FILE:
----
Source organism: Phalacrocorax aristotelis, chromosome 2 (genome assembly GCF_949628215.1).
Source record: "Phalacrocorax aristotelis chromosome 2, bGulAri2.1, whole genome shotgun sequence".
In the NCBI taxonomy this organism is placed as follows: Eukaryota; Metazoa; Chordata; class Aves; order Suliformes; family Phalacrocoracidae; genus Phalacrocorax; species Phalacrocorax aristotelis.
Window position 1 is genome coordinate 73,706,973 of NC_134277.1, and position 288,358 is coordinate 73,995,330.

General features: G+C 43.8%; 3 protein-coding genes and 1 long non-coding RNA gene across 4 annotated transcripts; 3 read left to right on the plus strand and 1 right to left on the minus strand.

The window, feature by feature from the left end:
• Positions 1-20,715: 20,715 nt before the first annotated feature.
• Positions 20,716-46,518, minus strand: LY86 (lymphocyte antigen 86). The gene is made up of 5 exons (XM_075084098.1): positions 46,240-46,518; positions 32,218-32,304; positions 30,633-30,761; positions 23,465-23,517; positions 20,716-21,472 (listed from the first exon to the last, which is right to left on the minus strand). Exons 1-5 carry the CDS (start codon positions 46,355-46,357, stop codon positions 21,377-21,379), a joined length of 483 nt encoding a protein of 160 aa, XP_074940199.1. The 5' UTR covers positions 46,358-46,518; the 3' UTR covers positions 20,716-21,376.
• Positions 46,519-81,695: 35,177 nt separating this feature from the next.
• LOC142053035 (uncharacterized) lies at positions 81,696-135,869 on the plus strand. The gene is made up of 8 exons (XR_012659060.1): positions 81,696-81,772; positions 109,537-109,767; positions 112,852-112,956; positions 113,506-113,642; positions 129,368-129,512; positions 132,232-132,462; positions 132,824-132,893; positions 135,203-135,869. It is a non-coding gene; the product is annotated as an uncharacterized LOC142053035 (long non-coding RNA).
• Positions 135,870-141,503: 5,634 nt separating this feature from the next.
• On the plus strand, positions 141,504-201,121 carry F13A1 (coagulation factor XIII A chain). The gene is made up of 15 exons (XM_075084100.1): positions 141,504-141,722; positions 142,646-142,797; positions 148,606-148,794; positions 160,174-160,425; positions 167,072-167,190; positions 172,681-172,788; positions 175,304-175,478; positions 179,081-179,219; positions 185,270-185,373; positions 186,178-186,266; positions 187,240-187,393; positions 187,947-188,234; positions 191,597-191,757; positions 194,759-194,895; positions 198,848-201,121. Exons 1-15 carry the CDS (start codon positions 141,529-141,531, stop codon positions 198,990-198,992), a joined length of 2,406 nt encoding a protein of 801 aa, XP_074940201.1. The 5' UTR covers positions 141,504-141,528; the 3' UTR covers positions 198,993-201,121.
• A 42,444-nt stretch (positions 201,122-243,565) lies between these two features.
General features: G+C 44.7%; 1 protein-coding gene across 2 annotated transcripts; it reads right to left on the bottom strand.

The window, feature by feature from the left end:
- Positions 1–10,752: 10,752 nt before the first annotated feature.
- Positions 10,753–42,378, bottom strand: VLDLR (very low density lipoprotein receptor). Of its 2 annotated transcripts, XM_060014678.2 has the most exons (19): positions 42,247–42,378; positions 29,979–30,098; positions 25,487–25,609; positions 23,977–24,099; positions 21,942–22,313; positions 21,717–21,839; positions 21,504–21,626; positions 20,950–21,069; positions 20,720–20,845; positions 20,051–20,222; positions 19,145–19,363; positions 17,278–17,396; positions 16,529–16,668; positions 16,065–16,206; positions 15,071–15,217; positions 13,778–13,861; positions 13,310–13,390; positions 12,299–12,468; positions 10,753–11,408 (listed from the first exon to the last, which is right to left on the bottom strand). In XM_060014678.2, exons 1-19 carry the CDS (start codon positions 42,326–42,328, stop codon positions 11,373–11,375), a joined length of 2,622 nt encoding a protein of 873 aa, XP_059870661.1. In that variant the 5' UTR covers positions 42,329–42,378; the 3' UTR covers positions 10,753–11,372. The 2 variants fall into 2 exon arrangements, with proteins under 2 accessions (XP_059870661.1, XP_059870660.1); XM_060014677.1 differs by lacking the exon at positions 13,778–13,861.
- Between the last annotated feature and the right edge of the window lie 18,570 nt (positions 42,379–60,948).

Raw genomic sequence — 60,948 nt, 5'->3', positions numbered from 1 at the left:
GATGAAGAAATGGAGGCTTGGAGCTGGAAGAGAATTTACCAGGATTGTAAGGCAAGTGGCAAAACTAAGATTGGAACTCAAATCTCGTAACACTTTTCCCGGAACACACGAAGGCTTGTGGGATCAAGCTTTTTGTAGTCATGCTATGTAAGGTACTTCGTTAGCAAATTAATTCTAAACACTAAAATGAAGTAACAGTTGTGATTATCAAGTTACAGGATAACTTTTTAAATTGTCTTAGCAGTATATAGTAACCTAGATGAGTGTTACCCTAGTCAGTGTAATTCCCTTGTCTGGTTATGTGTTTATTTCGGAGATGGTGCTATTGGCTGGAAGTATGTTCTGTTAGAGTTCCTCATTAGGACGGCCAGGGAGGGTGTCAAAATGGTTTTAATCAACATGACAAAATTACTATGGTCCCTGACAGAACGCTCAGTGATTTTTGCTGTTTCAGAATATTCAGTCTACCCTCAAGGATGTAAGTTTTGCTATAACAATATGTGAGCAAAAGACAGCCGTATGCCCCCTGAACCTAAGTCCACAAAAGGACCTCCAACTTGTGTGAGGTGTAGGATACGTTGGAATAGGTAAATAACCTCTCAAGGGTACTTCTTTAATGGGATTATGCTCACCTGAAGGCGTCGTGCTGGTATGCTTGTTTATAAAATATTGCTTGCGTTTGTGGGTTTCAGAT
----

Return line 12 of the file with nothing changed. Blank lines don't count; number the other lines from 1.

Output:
• On the plus strand, positions 141,504-201,121 carry F13A1 (coagulation factor XIII A chain). The gene is made up of 15 exons (XM_075084100.1): positions 141,504-141,722; positions 142,646-142,797; positions 148,606-148,794; positions 160,174-160,425; positions 167,072-167,190; positions 172,681-172,788; positions 175,304-175,478; positions 179,081-179,219; positions 185,270-185,373; positions 186,178-186,266; positions 187,240-187,393; positions 187,947-188,234; positions 191,597-191,757; positions 194,759-194,895; positions 198,848-201,121. Exons 1-15 carry the CDS (start codon positions 141,529-141,531, stop codon positions 198,990-198,992), a joined length of 2,406 nt encoding a protein of 801 aa, XP_074940201.1. The 5' UTR covers positions 141,504-141,528; the 3' UTR covers positions 198,993-201,121.